Grothendieck and a Theory of Contemporary Transgression was a month-long Seminar in New York City by Fernando Zalamea, Professor of Mathematics at the Universidad Nacional de Colombia. The events were hosted by the Graduate Program in Media Studies at Pratt Institute, in cooperation with The New Centre for Research and Practice, at Pratt Manhattan Campus, October 7-24 2015 (Wed/Thurs Oct 7-22, 6:30-8:30 pm; Sat Oct 24, Vitale Talk on Zalamea 4:30-5:30 pm, Final Roundtable Event 6-9 pm).
All events were videotaped, and the videos and relevant slides are all available on this website, and at that of The New Centre.
Professor Zalamea‘s lectures introduce the groundbreaking work of twentieth century French mathematician Alexander Grothendieck in relation to the work of C.S. Peirce, Novalis, P. Valéry, theories of topoi and sheaves, networks, art, and music, towards a generalized theory of transgression for mathematics, philosophy, and contemporary culture in our transmodern world.
All events were hosted by The Graduate Program in Media Studies at Pratt Institute at Pratt Manhattan Campus, 144 West 14th Street, between 6th and 7th Avenues, near Union Square in Manhattan, New York City. The events were also be live-streamed by means of the generous assistance of The New Centre for Research and Practice. For more information please see the page for the seminar at The New Centre website here.
The Seminar met Wednesdays and Thursdays between October 7-24, 2015. Closing Events were Saturday, October 24, 4:30-9 pm, and included a talk on Zalamea’s work and its implications for contemporary culture entitled “Why Zalamea Matters: Philosophy, Mathematics, Semiosis, and Culture,” by Christopher Vitale, Seminar Organizer and Assoc. Prof. of Media Studies at Pratt Institute, and a Final Roundtable event on the manner in which the work of participants find synergy with the concerns of the Seminar (6-9pm, room 213), with Robin Mackay (publisher, editor, and author), Fabien Giraud (art historian and art collective director), Christopher Vitale (philosopher, media theorist), and Guerino Mazzola (mathematician and musicologist).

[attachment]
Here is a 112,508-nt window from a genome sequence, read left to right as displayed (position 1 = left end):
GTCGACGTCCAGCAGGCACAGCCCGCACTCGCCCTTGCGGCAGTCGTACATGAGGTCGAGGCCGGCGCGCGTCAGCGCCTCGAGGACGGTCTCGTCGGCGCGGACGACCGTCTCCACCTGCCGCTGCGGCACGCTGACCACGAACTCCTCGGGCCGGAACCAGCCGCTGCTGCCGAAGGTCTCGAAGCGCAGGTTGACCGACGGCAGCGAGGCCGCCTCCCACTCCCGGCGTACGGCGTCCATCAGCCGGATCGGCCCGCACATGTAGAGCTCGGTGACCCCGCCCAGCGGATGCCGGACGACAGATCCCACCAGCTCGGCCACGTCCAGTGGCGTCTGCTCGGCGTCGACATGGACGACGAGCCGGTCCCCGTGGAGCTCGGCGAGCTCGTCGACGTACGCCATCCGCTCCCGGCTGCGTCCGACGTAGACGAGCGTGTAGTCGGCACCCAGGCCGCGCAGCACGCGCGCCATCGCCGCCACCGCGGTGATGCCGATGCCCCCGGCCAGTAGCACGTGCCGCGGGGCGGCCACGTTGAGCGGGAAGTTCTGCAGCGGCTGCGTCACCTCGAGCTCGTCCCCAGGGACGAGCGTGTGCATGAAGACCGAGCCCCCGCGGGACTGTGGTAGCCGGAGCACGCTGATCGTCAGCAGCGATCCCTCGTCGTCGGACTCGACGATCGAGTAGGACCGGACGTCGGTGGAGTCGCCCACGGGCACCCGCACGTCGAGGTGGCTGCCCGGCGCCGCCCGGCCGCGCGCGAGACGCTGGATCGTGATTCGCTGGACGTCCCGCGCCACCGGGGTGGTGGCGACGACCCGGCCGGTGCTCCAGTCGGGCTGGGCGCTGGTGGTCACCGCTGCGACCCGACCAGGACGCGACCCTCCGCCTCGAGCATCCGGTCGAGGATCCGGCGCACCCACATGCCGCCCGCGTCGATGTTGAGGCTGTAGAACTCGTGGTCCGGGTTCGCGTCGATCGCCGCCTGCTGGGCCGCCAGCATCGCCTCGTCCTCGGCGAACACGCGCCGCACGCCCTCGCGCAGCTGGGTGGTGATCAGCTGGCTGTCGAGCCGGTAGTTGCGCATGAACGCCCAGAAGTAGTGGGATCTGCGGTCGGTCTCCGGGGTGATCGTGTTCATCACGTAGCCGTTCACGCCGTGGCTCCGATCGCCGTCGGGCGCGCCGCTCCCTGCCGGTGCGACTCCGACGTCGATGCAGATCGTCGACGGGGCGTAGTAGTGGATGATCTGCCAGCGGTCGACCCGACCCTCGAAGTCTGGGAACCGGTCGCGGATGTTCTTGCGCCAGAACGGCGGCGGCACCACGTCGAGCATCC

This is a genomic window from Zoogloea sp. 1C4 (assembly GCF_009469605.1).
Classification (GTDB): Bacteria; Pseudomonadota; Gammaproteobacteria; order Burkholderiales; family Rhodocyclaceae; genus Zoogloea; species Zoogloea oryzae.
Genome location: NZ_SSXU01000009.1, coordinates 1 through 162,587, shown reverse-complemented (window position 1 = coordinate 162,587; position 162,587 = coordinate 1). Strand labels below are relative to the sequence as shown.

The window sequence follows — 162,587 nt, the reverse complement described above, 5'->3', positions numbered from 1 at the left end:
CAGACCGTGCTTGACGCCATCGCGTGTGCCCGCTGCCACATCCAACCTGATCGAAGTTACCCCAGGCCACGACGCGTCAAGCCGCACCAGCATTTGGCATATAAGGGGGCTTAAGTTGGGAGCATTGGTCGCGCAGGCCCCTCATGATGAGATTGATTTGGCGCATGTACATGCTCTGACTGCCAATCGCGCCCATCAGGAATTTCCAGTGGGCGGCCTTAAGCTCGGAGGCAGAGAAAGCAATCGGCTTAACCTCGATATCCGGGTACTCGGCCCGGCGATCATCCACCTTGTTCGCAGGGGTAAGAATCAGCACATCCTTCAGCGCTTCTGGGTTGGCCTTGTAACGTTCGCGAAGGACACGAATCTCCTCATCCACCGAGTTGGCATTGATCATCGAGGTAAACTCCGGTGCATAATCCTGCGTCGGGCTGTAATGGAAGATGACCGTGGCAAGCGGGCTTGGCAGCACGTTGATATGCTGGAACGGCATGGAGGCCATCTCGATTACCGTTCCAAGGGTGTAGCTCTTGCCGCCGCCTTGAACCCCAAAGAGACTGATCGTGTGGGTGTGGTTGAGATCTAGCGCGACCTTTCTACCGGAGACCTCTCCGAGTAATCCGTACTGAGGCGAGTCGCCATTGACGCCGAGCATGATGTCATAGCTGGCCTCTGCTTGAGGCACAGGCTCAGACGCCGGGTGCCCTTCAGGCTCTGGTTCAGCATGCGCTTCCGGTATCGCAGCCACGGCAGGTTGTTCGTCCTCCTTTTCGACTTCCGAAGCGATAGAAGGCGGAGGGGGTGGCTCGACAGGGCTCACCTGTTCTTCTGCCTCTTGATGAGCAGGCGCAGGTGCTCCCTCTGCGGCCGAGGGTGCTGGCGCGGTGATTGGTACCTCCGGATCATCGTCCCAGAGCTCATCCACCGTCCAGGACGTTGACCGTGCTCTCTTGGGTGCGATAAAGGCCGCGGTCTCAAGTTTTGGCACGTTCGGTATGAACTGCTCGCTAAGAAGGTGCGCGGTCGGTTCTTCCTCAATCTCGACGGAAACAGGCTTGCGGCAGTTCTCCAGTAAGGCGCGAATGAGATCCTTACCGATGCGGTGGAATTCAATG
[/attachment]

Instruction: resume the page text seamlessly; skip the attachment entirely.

For more information on The New Centre for Philosophy and Practice, please see here, and The Graduate Program in Media Studies at Pratt Institute’s homepage can be found here. The Facebook page for the event can be found here. Please send any questions to Christopher Vitale of The Graduate Program in Media Studies at Pratt at firstname.lastname@example.org.
Fernando Zalamea is one of the foremost philosophers of mathematics working in the continental tradition today. He is the author of many books, most recently Synthetic Philosophy of Contemporary Mathematics (Sequence/Urbanomic, 2012), Peirce’s Logic of Continuity: A Mathematical and Conceptual Approach (Docent, 2012), and Ariadna y Penélope: Redes y Mixturas en el Mundo Contemporáneo (Ariadne and Penelope: Networks and Mixtures in the Contemporary World, Ediciones Nobel, 2004). He is also the Spanish editor and translator of the selected works of French philosopher of mathematics Albert Lautman.
More About Synthetic Philosophy of Contemporary Mathematics (Sequence/Urbanomic, 2012):
“This is a weighty and daring book. It proposes a new philosophy of mathematics, based on a detailed knowledge of the most recent work in advanced mathematics, and constructed in explicit contrast with the traditional analytical approach…this new synthetic and open-minded approach is no doubt worthy of attention, and philosophers who dare to make an effort will surely reap the reward.”
–Paloma Pérez-Ilzarbe, American Mathematical Society’s MathSciNet
“Zalamea is clearly on the cutting edge of theorizing potential intersections between networks, mathematics, and philosophy. Few thinkers are able to bring together insights from as diverse fields in such as exciting manner as Zalamea.”
–Christopher Vitale, Associate Professor, Graduate Program in Media Studies, Pratt Institute, NY
“With high professional competence in mathematics and philosophy and written in masterful prose, Zalamea opens up a breathtaking insight into advanced contemporary mathematics by enlightening its magical power with the powerful paradigm of gestural dynamics as developed by Valéry, Merleau-Ponty and Châtelet.”
–Guerino Mazzola, Professor of Mathematical Music Theory and Creativity, School of Music, University of Minnesota